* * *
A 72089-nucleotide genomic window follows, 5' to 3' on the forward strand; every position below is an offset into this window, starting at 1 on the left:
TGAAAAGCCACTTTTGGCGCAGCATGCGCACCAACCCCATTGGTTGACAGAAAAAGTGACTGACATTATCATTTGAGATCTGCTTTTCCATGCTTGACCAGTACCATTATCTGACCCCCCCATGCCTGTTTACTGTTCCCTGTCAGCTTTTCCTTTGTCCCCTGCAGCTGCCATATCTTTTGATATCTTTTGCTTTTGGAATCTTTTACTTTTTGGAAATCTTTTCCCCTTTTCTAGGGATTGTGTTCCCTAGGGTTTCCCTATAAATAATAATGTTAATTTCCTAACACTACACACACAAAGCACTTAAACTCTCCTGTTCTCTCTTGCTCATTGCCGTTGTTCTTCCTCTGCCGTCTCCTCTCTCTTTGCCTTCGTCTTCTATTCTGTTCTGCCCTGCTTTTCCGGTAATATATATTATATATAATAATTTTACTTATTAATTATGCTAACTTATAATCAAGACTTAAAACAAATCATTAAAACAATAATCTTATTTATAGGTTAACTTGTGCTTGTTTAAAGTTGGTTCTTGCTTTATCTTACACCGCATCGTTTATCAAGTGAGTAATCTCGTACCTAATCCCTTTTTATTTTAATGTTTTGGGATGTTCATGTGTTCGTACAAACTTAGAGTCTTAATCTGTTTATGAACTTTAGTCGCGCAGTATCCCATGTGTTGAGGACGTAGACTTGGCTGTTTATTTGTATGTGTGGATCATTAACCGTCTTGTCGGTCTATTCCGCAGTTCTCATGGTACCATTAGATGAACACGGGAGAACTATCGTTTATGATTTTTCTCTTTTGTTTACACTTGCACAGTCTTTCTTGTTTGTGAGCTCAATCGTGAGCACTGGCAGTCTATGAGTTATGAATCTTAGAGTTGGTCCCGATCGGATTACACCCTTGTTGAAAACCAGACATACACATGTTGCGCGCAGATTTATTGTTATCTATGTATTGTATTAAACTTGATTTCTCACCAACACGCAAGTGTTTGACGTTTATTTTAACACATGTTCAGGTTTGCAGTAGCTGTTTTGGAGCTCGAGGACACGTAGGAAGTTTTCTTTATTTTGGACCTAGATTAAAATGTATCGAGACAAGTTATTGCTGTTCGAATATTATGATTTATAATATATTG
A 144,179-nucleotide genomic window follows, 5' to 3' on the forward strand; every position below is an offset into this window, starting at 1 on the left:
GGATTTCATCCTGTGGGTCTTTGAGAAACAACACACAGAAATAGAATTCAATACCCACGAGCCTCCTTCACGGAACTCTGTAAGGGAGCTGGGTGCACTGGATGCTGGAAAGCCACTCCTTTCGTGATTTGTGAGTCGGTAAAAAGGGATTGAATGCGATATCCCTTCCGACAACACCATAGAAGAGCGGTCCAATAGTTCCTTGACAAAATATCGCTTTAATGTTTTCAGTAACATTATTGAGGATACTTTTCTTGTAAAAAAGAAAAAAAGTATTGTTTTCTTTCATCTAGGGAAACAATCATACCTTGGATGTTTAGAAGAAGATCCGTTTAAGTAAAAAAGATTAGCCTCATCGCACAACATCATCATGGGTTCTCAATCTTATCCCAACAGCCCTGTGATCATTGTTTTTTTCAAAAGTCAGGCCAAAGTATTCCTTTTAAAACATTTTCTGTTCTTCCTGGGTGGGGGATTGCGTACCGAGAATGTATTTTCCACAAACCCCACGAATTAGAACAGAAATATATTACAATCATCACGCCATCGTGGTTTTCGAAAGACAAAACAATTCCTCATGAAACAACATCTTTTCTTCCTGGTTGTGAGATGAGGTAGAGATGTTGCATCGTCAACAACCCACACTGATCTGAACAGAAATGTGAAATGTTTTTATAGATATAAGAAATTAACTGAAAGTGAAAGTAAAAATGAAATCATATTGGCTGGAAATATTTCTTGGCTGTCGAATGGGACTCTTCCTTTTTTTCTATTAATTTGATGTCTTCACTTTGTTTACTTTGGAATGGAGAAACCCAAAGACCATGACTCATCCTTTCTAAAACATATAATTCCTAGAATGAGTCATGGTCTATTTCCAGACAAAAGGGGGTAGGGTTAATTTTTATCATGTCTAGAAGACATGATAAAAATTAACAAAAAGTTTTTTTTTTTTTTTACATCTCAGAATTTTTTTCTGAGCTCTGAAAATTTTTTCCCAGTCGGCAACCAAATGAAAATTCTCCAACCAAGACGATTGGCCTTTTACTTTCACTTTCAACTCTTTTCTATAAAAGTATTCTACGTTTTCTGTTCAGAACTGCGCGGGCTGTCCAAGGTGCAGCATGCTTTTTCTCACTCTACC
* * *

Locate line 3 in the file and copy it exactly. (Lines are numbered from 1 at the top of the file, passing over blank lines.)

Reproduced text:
A 144,179-nucleotide genomic window follows, 5' to 3' on the forward strand; every position below is an offset into this window, starting at 1 on the left: